What the blurb on the back of the book describes as “the difficult beauty of the Jamaican landscape” pales in comparison to Hutchinson’s dextrous way with words. In Hutchinson’s verse, I see the precise language of someone who has traced the contours of the places he loves, revealing their truths even when they are disappointing. They are the poems of a man who revels in language yet knows he cannot waste a single letter.

One of my favorites in the collection was the five-part sequence “The Lords and Commons of Summer.” It opens: “I circled half-mad a dead azalea scent that framed/my room; I licked anointed oil off a sardine tin,//opened Being and Time, perplexed myself, then picked up/and blew a clay bird whistle, silence came scratching,//the same way it did at the funeral of Heidegger,/when no silence came.” There is something miraculous about seeing a kindred spirit depicted in language. Someone who collects experiences and then carefully mosaics them back out on the page. Why shouldn’t Heidegger and the oil on a sardine tin coexist? We are the sum of all our experiences. We contain multitudes. Hutchinson, for me, is at his strongest when his resplendent descriptions are mediated by the subjective mediation of precise action verbs--I too have spent many an afternoon perplexing myself.

One of the immense pleasures of the summer is getting to attend readings at my local bookstore. Last night I saw Ocean Vuong read from his new novel, On Earth We’re Briefly Gorgeous, and he remarked how poetry, given the prominence of the line break, sees fracture as a way forward, not as a failure; poetry breaks itself towards completion, he said. I hesitate to leap to the obvious comparison of one Caribbean writer to another, but I’ve been reading a lot of Aimé Césaire in my preparation to head to Paris in a few days for my summer research on French Caribbean poetics. In both of their verses, I see this fractrous beauty as a method. It looks upon the land with unflinching honesty, yet is ready to welcome all the beauty that the speaker knows it holds.

Given how quickly I tore through the book, I’ve given The House of Lords and Commons a coveted spot in my backpack for my travels abroad; I’m particularly excited to re-read the poems that deal with Hutchinson’s travels in Europe, which I imagine will sit differently with me when I too am far away from home. I can’t wait to see how it reels me back in a second time around.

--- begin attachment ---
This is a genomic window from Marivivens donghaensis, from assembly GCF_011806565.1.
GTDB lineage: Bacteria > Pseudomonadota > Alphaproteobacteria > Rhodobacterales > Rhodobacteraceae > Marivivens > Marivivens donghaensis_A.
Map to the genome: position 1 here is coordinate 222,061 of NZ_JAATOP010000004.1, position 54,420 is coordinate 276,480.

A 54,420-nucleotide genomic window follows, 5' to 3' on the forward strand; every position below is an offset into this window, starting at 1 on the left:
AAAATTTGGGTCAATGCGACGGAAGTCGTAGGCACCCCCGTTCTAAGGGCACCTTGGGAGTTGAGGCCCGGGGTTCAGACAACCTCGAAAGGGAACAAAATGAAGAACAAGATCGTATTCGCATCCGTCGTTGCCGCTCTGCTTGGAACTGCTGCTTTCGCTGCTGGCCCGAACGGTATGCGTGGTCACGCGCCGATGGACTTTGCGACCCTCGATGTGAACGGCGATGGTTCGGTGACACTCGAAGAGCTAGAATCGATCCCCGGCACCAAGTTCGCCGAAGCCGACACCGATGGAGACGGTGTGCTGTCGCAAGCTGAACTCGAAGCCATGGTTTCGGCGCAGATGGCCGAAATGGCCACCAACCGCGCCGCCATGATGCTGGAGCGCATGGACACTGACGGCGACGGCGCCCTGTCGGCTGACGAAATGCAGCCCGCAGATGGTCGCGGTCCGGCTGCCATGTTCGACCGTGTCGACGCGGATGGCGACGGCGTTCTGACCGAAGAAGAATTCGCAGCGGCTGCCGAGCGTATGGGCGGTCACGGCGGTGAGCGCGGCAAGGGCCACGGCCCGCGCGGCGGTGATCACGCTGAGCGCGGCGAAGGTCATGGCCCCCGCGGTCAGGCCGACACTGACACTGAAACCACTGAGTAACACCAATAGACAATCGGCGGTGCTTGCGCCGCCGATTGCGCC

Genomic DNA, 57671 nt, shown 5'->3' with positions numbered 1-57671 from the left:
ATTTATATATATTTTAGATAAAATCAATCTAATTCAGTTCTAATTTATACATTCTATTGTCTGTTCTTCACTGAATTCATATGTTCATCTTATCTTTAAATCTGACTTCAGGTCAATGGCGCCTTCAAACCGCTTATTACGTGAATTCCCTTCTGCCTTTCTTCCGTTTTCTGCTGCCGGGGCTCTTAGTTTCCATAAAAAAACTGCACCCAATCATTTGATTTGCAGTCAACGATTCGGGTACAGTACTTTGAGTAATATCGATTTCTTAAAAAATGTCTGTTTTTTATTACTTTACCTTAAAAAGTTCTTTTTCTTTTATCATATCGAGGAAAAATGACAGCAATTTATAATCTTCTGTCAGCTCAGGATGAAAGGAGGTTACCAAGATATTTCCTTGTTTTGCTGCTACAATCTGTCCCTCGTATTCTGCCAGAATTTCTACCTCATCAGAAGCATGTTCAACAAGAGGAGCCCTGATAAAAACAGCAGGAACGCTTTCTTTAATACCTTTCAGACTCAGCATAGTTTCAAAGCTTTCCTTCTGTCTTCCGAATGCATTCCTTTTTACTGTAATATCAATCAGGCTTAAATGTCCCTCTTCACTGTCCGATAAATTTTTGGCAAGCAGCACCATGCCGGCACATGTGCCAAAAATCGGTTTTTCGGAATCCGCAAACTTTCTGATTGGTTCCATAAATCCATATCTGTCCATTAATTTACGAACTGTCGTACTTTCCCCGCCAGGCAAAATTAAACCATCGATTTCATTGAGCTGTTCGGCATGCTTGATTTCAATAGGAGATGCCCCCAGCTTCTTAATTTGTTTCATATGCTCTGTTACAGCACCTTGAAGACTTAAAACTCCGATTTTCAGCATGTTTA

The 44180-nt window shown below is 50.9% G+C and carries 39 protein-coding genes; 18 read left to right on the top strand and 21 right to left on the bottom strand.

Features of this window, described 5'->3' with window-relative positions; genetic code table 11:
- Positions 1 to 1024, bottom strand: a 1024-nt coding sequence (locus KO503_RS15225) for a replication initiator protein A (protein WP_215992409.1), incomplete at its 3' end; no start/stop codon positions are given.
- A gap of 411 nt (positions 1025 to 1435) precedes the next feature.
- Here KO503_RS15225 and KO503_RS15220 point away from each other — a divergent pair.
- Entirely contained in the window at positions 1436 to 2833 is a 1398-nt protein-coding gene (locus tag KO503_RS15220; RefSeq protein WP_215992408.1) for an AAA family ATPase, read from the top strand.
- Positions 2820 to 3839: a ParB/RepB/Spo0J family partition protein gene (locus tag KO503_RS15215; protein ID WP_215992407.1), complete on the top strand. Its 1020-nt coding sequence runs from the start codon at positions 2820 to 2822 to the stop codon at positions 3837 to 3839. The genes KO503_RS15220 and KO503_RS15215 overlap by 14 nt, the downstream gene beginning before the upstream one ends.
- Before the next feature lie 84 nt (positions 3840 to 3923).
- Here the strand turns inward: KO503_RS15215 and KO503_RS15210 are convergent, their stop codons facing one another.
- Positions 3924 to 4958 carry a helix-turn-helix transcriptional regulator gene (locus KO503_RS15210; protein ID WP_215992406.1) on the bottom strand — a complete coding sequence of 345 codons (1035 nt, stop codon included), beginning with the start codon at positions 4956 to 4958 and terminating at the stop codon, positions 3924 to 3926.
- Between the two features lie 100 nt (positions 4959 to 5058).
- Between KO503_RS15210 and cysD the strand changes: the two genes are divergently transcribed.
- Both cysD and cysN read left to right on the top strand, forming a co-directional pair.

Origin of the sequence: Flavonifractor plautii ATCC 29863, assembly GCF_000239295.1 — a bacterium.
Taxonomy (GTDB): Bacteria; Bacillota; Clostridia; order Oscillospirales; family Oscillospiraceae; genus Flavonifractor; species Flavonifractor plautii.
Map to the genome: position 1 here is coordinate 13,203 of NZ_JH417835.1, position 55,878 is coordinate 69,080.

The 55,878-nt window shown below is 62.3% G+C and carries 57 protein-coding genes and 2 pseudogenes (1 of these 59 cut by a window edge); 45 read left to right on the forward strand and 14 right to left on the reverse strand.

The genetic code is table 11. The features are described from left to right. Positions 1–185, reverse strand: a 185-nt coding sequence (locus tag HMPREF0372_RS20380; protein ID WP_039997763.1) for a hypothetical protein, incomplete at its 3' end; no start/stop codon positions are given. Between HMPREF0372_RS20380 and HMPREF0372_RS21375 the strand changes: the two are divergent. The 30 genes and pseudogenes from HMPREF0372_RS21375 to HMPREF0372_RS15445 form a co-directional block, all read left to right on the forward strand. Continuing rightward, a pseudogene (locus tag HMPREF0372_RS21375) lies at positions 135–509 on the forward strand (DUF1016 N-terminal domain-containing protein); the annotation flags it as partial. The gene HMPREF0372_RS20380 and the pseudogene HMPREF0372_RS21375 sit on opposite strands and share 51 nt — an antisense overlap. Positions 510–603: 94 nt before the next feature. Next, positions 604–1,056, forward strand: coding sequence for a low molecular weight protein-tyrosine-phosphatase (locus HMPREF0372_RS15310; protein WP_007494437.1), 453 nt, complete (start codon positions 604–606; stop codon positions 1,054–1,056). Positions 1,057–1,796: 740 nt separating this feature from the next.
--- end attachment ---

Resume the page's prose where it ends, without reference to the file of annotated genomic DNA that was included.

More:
There is something miraculous about seeing a kindred spirit depicted in language.

Daniel also loved The House of Lords and Commons:

I used to work at a socialist-style sleepaway camp for Israeli-American children in the old Borscht Belt of upstate New York, and it was there, during a reunion weekend charmingly named “Labor Activity,” that I first opened Ishion Hutchinson’s The House of Lords and Commons. I had gone back to the camp to see some old friends and do my part toward the campsite’s general maintenance. Plus, I was happy to spend a few days in the Catskills away from New Haven, where I am spending the summer working as the assistant to the assistant to the assistant of the director of the Yale Center for British Art.

Hutchinson’s book lived at the bottom of my backpack-cum-suitcase, stuffed behind wool socks and long pants and travel toothpaste, for the first day-and-a-half of the weekend. I did not read a word of it on the ride up to New York, and I promptly forgot about it upon arriving to the camp. I said hello to old friends, walked to a lake, helped cook dinner, mowed the lawn, put my bare feet in cool water and cool grass, and did not read poetry. Being outside in the mountains placed me past my mind and in my body in a way I had not felt in at least months.

On the second night, I laid down on top of my sleeping bag, pulled out the book, and began to read. An old friend--the kind I maintain a close friendship with despite or because of the fact that we see each other once a year and don’t talk in the interim--came back into the cabin and got into her sleeping bag, next to mine. We were both a little loopy from a long day of manual labor and mild dehydration. She asked me what I was reading, and if I could read her a poem. I did.

I read “Sprawl,” Hutchinson’s poem that opens “Amid ice and granite / sea hush and crash / and the profit and the loss // the profit xeroxed / in his tamarind shade.” The poem is a little inscrutable but undeniably gorgeous, and I read it aloud, neither of us paying much attention to figuring out its meaning, just letting the sound move around us and the images apparate and fade as a thin cloud of dust would. I reached the terrifying and magnificent final lines — “and I found my shape // shifted ciphered raw // my total reversal / my total reversal / my total reversal” — and asked, giddy, if my friend wanted to hear it another time. She did, but she asked to hear it backwards. I read it backwards, beginning now with “my total reversal” and ending with “amid ice and granite,” and we agreed that it made sense that way, too, and that Hutchinson is a smart dude, and then I read “Sprawl” from beginning to end but missing every other line, and we thought that that made some sense, too, and then I skipped every other stanza, and then I read it in a British accent, backwards again, forwards again, comedically, dramatically, feeling the words deep in me, and, finally, exhausted of what we had created with Ishion Hutchinson, we went to sleep.